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Where 2 wrongs don't make a right, but 3 lefts do.

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Hitachi HA-3 Stereo Amplifier


This is my other Hitachi HA-3 stereo amplifier.

Photos

I bought this on eBay for 99 pence in November 2006, it was faulty with no indication of what was wrong in ebay listing.

Found out that it powered up but had no sound at all, then soon found that the left channel amplifier chip (an STK4042XI) was short circuit from the power supply +Ve input to sound output pins, this caused the speaker protection to deactivate a relay disconnecting the speakers so they would not fry!

I managed to find a replacement chip and fixed it for around 12.

The amplifier I believe was made circa 1985 thus making it around 22 years old, It boasts 80 watt RMS (Root Means Squired) 240 Watt PMPO (Peak Music Power Output ) into 8 Ohm load per channel.

Features.

Similar to my HA-6 but it has a few less switches and push buttons, they are both the same width but the HA-3 is shorter and weighs less than the HA-6.

7 second delayed power on so that the power supply can stabilize before the speakers are connected via relays, saves speakers from the thump noise.

Short circuit protection, as soon as any output is shorted to ground the sound "cuts off" (relays switch off) and stays off until the unit is powered down and back on again, saves the output transistor from self distrusting / driving into a dead short!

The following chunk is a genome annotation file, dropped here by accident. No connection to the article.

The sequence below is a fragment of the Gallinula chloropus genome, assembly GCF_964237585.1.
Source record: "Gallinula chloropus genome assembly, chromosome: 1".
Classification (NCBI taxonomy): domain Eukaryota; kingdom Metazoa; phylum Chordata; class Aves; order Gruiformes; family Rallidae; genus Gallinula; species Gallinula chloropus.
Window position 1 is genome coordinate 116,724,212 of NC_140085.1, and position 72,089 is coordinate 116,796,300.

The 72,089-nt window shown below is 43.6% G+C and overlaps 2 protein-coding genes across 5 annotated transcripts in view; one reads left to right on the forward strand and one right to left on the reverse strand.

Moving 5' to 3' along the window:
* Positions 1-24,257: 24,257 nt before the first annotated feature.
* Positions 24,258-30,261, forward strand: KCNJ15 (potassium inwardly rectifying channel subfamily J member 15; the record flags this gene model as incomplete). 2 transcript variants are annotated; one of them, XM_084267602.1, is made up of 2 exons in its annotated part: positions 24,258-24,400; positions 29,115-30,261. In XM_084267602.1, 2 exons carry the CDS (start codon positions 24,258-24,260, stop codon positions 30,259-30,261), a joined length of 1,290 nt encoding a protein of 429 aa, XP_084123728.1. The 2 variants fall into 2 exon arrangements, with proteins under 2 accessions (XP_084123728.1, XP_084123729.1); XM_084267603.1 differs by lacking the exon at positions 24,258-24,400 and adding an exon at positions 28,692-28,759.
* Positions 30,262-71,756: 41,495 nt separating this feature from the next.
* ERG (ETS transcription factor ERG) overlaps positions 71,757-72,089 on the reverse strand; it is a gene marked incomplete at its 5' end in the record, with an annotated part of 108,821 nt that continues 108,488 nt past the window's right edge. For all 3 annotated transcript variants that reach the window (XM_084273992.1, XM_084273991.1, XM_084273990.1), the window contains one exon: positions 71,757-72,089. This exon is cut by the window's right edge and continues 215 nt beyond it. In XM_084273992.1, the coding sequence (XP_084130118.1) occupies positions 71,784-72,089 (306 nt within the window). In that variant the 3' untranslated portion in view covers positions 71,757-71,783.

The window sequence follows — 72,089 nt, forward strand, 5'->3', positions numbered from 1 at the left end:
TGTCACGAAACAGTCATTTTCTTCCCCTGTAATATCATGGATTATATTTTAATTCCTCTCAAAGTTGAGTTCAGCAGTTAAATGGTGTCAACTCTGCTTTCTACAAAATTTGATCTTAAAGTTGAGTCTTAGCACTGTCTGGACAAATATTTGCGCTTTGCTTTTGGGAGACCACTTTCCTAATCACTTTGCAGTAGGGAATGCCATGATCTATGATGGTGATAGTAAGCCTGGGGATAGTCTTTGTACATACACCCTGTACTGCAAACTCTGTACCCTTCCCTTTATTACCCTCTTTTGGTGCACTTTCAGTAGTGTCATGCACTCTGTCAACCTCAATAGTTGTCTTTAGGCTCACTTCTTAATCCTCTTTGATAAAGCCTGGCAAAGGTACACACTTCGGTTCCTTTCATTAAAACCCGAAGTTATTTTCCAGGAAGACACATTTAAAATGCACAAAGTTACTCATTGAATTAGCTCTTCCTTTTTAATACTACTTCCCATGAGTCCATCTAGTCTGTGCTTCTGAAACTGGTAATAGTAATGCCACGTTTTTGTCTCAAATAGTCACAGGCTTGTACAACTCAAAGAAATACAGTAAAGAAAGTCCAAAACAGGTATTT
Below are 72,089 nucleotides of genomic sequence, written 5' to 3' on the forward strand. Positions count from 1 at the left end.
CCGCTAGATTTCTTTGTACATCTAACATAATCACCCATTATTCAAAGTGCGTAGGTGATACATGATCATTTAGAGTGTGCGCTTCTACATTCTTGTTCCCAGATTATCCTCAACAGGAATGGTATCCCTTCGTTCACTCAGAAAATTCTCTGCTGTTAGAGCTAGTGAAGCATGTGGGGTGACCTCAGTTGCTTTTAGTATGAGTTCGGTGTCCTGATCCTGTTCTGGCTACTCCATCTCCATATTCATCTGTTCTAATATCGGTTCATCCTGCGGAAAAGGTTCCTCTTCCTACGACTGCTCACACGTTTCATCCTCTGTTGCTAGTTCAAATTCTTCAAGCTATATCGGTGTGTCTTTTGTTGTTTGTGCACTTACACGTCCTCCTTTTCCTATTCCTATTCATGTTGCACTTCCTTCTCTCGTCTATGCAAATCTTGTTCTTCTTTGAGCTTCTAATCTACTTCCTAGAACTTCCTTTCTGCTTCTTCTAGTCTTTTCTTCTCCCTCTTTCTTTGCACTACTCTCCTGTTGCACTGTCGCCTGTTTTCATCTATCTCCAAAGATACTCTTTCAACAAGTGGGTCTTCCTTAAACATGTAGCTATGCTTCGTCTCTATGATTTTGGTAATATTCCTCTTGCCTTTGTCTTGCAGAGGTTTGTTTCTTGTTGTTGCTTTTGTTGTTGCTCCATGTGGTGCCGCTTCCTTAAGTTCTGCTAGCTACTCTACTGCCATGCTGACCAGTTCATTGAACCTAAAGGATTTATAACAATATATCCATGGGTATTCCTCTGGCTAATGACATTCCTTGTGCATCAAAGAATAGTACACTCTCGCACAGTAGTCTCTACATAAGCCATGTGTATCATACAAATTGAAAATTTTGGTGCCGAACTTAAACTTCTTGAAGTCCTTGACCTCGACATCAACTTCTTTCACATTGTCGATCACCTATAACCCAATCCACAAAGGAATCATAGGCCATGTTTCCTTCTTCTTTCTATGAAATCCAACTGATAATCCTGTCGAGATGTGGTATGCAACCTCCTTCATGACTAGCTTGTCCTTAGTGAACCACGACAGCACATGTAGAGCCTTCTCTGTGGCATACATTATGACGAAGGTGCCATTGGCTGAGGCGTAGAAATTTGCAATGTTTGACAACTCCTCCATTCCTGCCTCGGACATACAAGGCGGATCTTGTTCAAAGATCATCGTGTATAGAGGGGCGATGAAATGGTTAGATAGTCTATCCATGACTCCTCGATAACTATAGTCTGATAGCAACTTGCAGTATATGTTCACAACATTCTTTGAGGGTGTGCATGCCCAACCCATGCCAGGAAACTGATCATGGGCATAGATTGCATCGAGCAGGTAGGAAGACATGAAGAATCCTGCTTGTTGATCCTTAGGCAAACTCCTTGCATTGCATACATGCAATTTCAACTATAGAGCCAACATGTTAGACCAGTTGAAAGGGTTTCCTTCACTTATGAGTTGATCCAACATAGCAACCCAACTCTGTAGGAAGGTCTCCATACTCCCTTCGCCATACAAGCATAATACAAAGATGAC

Heat protection, using a thyristor of all things, but it works, if it gets too hot it does the above just cuts off.

Two 10,000 Microfarad @ 63 volt DC capacitors these are roughly 1 1/2 inches in diameter and 3 inches long, and are the main smoothing and reservoir caps for the power amp. 120 volts DC sits across them and this is at about 6 Amps so still quite meaty!

This amplifier uses a SANYO STKxxxx series "amplifier in a chip", these are used in allot of Pioneer, Sony, Aiwa and Sanyo equipment as they are cheep to make, generally reliable and are still capable of sticking out quite a bit of power!

This means that very few other components are needed in making this amplifier (if you compare it to the HA-6) and also makes it easier to repair.

The other good thing is that virtually all the transistors are in one chip, it saves you having to test them one by one, as I had to do on the HA-6, also they all get changed at the same time so all should be 100% good and not on the edge of blowing up!

Runs a set of Celestion Ditton 15 XR speakers extremely well.

See the photos above for pictures of the inside and outside.


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